The Integrated Electronics Module was recently integrated on the JPSS-2 spacecraft. (Credit: Northrop Grumman)
by Peter JacobsNASA Goddard Space Flight Center
GREENBELT, Md. — In four different U.S. cities are four shipping containers, each one carrying an instrument that will travel to space to capture critical data on our planet’s weather and climate.
These are the instruments built for JPSS-2, the third satellite of NOAA’s Joint Polar Satellite System series, to be named NOAA-21 when it reaches orbit. Next month, the instruments will start getting shipped to the Northrop Grumman facility in Gilbert, Ariz., to get integrated into the spacecraft.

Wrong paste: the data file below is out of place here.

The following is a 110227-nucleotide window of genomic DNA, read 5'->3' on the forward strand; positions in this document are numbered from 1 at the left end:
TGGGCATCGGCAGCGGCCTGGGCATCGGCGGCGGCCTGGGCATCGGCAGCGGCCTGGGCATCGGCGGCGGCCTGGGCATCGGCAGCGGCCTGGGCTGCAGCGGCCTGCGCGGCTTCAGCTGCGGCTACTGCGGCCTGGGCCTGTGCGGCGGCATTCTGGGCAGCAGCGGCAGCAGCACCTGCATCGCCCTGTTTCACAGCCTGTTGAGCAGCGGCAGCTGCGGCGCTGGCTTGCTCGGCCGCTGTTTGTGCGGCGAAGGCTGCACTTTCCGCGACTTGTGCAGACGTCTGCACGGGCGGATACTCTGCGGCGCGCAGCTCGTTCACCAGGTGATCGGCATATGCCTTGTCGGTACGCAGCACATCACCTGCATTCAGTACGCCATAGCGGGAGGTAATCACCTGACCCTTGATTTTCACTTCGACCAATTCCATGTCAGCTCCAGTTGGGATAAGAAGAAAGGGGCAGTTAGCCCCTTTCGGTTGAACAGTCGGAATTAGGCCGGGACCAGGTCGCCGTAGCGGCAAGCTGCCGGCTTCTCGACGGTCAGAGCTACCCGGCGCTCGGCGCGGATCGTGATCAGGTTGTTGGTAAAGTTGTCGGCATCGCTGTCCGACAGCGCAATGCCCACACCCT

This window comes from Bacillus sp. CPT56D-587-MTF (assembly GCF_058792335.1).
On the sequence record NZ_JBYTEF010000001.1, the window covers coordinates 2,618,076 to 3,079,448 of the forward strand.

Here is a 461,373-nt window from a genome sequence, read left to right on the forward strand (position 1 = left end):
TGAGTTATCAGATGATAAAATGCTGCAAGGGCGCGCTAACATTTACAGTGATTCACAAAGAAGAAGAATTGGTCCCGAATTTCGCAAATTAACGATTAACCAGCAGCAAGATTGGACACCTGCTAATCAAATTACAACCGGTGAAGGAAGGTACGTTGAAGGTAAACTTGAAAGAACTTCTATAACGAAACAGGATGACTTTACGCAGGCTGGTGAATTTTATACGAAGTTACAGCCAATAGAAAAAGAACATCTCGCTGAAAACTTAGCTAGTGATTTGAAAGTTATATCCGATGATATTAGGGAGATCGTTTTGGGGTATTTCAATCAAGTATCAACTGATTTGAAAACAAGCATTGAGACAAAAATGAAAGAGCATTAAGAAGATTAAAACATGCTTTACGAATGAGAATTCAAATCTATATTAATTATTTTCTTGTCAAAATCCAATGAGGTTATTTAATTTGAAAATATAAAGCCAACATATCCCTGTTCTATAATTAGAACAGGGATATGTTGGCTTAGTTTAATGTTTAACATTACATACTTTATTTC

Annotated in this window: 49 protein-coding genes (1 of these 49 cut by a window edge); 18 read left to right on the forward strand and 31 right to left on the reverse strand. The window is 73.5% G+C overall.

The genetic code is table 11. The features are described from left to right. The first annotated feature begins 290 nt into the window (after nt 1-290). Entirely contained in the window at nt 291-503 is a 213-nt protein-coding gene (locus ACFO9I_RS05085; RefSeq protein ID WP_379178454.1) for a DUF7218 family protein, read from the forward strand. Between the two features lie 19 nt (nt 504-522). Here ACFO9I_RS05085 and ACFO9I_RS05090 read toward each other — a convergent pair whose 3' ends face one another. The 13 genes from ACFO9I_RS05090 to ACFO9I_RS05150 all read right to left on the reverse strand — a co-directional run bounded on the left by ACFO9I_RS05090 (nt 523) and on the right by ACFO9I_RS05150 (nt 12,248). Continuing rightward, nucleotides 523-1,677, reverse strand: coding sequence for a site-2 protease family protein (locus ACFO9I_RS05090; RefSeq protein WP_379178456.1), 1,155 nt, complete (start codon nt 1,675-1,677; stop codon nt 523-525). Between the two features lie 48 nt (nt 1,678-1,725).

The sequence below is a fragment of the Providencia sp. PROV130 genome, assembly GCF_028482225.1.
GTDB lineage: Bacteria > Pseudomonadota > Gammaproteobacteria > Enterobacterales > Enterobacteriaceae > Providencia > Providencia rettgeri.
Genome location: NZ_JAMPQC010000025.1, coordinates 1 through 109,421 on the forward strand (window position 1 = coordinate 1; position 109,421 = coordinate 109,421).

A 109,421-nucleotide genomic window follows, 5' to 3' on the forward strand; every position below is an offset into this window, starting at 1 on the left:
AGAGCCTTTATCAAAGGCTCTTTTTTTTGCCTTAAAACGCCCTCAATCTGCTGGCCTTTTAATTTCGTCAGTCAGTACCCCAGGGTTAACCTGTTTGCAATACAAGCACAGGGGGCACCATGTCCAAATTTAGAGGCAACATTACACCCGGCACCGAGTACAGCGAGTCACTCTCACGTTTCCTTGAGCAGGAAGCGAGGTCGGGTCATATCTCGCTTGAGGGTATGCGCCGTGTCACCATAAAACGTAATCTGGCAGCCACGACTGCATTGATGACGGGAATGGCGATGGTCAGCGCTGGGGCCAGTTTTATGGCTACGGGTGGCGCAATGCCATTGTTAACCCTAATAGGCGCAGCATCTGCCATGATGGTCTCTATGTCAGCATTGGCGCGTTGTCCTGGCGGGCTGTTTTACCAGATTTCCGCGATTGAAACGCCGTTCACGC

The first instrument to make the trip will be VIIRS, the Visible Infrared Imaging Radiometer Suite. VIIRS is like the eyes of JPSS. It gives us infrared images of hurricanes, tells us about snow, ice cover, clouds, fog and dust, and it helps us locate and map wildfires. Its Day-Night Band, the satellite’s eyes at night, can distinguish between city lights, moonlight, lightning and auroras.
VIIRS is slated to ship to Northrop Grumman’s Gilbert, Arizona, facility in August from the Raytheon facility in El Segundo, Calif., and to go on the spacecraft in September. The instruments will be ...